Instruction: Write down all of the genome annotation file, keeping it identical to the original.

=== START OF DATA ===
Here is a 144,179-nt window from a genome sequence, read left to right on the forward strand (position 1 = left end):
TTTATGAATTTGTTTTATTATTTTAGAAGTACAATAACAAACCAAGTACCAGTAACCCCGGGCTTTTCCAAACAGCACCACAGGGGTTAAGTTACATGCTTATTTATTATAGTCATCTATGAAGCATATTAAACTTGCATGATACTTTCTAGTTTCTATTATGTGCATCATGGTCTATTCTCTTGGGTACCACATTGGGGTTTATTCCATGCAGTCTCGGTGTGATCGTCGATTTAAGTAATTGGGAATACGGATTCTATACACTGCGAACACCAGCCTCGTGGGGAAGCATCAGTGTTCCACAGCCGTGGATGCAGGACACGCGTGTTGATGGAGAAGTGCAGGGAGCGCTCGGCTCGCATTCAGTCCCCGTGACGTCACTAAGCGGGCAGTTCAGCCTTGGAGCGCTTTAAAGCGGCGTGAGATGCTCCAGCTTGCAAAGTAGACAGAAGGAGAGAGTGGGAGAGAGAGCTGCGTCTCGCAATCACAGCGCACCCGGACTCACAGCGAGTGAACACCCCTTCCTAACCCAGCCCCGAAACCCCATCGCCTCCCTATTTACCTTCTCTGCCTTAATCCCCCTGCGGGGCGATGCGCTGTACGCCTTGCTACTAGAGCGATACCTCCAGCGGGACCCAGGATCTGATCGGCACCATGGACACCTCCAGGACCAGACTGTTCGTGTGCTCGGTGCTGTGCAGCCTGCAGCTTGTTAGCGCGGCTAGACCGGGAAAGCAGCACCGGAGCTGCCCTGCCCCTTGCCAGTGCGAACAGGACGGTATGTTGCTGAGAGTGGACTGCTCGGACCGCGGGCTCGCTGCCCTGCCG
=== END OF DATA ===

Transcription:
Here is a 144,179-nt window from a genome sequence, read left to right on the forward strand (position 1 = left end):
TTTATGAATTTGTTTTATTATTTTAGAAGTACAATAACAAACCAAGTACCAGTAACCCCGGGCTTTTCCAAACAGCACCACAGGGGTTAAGTTACATGCTTATTTATTATAGTCATCTATGAAGCATATTAAACTTGCATGATACTTTCTAGTTTCTATTATGTGCATCATGGTCTATTCTCTTGGGTACCACATTGGGGTTTATTCCATGCAGTCTCGGTGTGATCGTCGATTTAAGTAATTGGGAATACGGATTCTATACACTGCGAACACCAGCCTCGTGGGGAAGCATCAGTGTTCCACAGCCGTGGATGCAGGACACGCGTGTTGATGGAGAAGTGCAGGGAGCGCTCGGCTCGCATTCAGTCCCCGTGACGTCACTAAGCGGGCAGTTCAGCCTTGGAGCGCTTTAAAGCGGCGTGAGATGCTCCAGCTTGCAAAGTAGACAGAAGGAGAGAGTGGGAGAGAGAGCTGCGTCTCGCAATCACAGCGCACCCGGACTCACAGCGAGTGAACACCCCTTCCTAACCCAGCCCCGAAACCCCATCGCCTCCCTATTTACCTTCTCTGCCTTAATCCCCCTGCGGGGCGATGCGCTGTACGCCTTGCTACTAGAGCGATACCTCCAGCGGGACCCAGGATCTGATCGGCACCATGGACACCTCCAGGACCAGACTGTTCGTGTGCTCGGTGCTGTGCAGCCTGCAGCTTGTTAGCGCGGCTAGACCGGGAAAGCAGCACCGGAGCTGCCCTGCCCCTTGCCAGTGCGAACAGGACGGTATGTTGCTGAGAGTGGACTGCTCGGACCGCGGGCTCGCTGCCCTGCCG